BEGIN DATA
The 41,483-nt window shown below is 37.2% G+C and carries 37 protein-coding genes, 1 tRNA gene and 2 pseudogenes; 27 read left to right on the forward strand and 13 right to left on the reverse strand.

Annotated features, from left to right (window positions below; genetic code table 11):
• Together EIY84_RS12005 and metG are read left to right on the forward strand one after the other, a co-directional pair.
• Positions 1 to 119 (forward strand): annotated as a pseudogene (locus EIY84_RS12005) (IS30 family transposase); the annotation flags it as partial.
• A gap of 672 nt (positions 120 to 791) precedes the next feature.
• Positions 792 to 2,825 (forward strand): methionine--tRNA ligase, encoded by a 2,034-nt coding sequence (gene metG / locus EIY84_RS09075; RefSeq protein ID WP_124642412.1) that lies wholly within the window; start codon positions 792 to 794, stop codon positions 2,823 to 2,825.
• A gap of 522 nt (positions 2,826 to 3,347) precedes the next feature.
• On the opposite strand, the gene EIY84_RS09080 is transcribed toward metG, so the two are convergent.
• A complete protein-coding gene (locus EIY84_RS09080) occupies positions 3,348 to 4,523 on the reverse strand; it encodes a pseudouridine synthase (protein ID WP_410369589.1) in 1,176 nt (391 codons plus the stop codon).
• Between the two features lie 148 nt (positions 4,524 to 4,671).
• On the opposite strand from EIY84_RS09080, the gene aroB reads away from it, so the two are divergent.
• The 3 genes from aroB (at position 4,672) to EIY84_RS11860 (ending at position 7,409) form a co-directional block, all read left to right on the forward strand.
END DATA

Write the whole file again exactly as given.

The 41,483-nt window shown below is 37.2% G+C and carries 37 protein-coding genes, 1 tRNA gene and 2 pseudogenes; 27 read left to right on the forward strand and 13 right to left on the reverse strand.

Annotated features, from left to right (window positions below; genetic code table 11):
• Together EIY84_RS12005 and metG are read left to right on the forward strand one after the other, a co-directional pair.
• Positions 1 to 119 (forward strand): annotated as a pseudogene (locus EIY84_RS12005) (IS30 family transposase); the annotation flags it as partial.
• A gap of 672 nt (positions 120 to 791) precedes the next feature.
• Positions 792 to 2,825 (forward strand): methionine--tRNA ligase, encoded by a 2,034-nt coding sequence (gene metG / locus EIY84_RS09075; RefSeq protein ID WP_124642412.1) that lies wholly within the window; start codon positions 792 to 794, stop codon positions 2,823 to 2,825.
• A gap of 522 nt (positions 2,826 to 3,347) precedes the next feature.
• On the opposite strand, the gene EIY84_RS09080 is transcribed toward metG, so the two are convergent.
• A complete protein-coding gene (locus EIY84_RS09080) occupies positions 3,348 to 4,523 on the reverse strand; it encodes a pseudouridine synthase (protein ID WP_410369589.1) in 1,176 nt (391 codons plus the stop codon).
• Between the two features lie 148 nt (positions 4,524 to 4,671).
• On the opposite strand from EIY84_RS09080, the gene aroB reads away from it, so the two are divergent.
• The 3 genes from aroB (at position 4,672) to EIY84_RS11860 (ending at position 7,409) form a co-directional block, all read left to right on the forward strand.